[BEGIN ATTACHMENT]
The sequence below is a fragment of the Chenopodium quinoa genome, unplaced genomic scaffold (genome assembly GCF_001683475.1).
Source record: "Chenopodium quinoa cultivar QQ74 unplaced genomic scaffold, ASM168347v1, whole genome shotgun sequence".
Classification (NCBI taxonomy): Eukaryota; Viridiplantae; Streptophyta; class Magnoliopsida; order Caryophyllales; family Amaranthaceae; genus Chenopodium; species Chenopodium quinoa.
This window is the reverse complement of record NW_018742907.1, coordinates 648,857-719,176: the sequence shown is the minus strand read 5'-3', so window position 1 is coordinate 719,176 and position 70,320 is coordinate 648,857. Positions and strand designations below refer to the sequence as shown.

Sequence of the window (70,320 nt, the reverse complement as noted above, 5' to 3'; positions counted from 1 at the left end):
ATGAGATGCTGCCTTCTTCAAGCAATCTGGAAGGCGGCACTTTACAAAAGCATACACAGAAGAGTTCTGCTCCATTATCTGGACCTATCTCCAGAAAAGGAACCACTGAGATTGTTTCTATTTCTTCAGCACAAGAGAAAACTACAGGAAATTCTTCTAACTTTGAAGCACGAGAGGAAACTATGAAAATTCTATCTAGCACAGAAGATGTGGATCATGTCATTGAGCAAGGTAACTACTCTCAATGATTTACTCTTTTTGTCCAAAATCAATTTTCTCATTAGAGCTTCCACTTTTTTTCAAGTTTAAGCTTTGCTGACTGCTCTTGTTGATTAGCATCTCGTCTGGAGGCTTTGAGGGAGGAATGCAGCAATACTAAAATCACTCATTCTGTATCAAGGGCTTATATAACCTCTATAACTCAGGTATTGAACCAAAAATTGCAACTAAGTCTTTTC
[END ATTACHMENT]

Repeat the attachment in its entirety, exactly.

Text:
The sequence below is a fragment of the Chenopodium quinoa genome, unplaced genomic scaffold (genome assembly GCF_001683475.1).
Source record: "Chenopodium quinoa cultivar QQ74 unplaced genomic scaffold, ASM168347v1, whole genome shotgun sequence".
Classification (NCBI taxonomy): Eukaryota; Viridiplantae; Streptophyta; class Magnoliopsida; order Caryophyllales; family Amaranthaceae; genus Chenopodium; species Chenopodium quinoa.
This window is the reverse complement of record NW_018742907.1, coordinates 648,857-719,176: the sequence shown is the minus strand read 5'-3', so window position 1 is coordinate 719,176 and position 70,320 is coordinate 648,857. Positions and strand designations below refer to the sequence as shown.

Sequence of the window (70,320 nt, the reverse complement as noted above, 5' to 3'; positions counted from 1 at the left end):
ATGAGATGCTGCCTTCTTCAAGCAATCTGGAAGGCGGCACTTTACAAAAGCATACACAGAAGAGTTCTGCTCCATTATCTGGACCTATCTCCAGAAAAGGAACCACTGAGATTGTTTCTATTTCTTCAGCACAAGAGAAAACTACAGGAAATTCTTCTAACTTTGAAGCACGAGAGGAAACTATGAAAATTCTATCTAGCACAGAAGATGTGGATCATGTCATTGAGCAAGGTAACTACTCTCAATGATTTACTCTTTTTGTCCAAAATCAATTTTCTCATTAGAGCTTCCACTTTTTTTCAAGTTTAAGCTTTGCTGACTGCTCTTGTTGATTAGCATCTCGTCTGGAGGCTTTGAGGGAGGAATGCAGCAATACTAAAATCACTCATTCTGTATCAAGGGCTTATATAACCTCTATAACTCAGGTATTGAACCAAAAATTGCAACTAAGTCTTTTC